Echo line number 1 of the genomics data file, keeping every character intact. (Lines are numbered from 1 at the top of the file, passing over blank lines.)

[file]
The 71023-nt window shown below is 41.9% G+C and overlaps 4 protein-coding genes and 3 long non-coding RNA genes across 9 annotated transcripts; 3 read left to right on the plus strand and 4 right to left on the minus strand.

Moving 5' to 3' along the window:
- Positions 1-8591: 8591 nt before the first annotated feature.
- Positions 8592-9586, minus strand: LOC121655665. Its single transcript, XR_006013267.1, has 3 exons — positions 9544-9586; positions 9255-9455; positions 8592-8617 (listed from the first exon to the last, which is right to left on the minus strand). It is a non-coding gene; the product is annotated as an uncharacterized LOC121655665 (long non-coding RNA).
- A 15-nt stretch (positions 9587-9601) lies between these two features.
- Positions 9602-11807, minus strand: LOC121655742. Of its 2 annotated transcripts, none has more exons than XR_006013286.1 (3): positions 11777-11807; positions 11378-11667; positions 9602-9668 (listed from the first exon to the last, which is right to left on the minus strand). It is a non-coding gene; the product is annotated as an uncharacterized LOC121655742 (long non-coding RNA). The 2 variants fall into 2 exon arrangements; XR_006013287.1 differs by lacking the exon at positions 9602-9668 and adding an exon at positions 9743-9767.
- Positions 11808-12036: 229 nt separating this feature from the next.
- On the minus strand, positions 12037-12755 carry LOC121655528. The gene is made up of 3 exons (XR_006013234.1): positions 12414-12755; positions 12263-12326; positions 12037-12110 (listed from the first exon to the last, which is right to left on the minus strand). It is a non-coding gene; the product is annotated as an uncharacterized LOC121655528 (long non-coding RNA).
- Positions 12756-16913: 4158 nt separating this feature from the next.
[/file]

The 71023-nt window shown below is 41.9% G+C and overlaps 4 protein-coding genes and 3 long non-coding RNA genes across 9 annotated transcripts; 3 read left to right on the plus strand and 4 right to left on the minus strand.